Local currency bonds: Mexican peso attains global status
European borrowers make peso bonds hot new instrument
Latin America has a long history of crises involving wrenching devaluations, hyperinflation, or both. No-one knows this better than Latin Americans themselves; they generally keep savings of any magnitude safely offshore in dollars. If you're looking to buy a house in the region, chances are it will be priced in dollars; if you're a bank looking to attract local-currency deposits, you'll have to pay a large premium over local dollar interest rates.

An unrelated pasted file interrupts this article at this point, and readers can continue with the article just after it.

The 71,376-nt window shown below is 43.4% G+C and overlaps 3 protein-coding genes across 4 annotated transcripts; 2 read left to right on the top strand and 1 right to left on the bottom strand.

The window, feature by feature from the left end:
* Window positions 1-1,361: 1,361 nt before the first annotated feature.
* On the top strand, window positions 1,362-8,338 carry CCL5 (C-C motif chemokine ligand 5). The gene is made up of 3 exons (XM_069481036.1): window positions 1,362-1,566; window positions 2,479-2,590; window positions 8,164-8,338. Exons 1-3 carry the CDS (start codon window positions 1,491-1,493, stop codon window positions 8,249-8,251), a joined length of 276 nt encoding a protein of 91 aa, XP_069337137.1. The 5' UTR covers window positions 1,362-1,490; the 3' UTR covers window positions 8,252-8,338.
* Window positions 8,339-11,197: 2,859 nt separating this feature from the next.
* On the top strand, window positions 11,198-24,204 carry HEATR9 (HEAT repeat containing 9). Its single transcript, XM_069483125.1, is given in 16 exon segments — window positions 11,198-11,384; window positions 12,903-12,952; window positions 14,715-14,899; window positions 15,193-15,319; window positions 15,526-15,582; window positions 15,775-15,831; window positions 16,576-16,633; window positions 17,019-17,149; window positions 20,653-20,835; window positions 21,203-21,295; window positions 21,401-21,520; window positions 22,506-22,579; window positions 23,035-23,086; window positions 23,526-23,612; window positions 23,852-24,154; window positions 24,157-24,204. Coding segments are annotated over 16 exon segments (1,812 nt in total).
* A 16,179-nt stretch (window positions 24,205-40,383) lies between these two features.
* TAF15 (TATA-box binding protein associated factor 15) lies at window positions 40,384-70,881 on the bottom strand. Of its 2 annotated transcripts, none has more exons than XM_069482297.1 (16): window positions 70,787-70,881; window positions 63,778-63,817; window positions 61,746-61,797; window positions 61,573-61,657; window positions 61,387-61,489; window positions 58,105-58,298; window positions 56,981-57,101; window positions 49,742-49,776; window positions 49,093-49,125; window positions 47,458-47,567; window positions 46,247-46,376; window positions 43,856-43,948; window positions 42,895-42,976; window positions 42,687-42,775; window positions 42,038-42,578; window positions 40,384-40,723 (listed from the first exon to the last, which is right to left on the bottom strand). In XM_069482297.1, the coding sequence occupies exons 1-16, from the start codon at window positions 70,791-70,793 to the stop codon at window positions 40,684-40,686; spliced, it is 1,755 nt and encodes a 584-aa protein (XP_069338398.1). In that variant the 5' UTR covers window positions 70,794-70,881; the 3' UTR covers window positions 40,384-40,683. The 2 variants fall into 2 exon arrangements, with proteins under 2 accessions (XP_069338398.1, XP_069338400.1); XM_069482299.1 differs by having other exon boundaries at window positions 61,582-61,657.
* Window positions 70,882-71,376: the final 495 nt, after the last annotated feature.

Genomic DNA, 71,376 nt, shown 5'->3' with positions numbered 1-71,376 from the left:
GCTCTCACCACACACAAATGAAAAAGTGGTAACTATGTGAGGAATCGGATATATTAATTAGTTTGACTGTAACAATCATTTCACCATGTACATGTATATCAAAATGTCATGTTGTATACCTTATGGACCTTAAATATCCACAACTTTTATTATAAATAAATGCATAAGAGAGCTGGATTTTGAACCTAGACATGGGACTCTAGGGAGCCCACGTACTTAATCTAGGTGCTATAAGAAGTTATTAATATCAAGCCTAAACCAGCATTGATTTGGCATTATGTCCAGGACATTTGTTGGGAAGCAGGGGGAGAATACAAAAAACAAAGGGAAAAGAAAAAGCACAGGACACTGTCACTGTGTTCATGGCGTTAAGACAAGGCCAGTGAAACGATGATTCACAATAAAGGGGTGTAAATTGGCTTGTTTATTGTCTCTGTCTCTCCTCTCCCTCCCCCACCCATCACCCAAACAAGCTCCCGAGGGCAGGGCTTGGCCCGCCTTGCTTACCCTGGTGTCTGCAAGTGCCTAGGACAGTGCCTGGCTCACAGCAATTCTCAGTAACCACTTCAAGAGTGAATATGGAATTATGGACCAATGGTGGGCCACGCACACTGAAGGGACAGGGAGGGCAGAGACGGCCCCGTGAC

Even as the price of credit risk has declined dramatically over the past few years, currency risk has remained relatively expensive.
But 2005 looks as if it will be the year when Latin America finally attained a global currency of its very own: the Mexican peso.
Looked at from a historical perspective, the Mexican peso is not the kind of instrument one would like to invest in over the long term. Even its official currency code spells danger: the old peso, or MXP, was replaced in 1993 with the new peso, or MXN. One new peso bought 1,000 old ones: a telling signal of Mexico's woes since its default in 1982.
But this summer the Mexican peso joined the likes of the South African rand and the New Zealand dollar as a reasonably stable currency that a wide range of investors can look to for yield pick-up.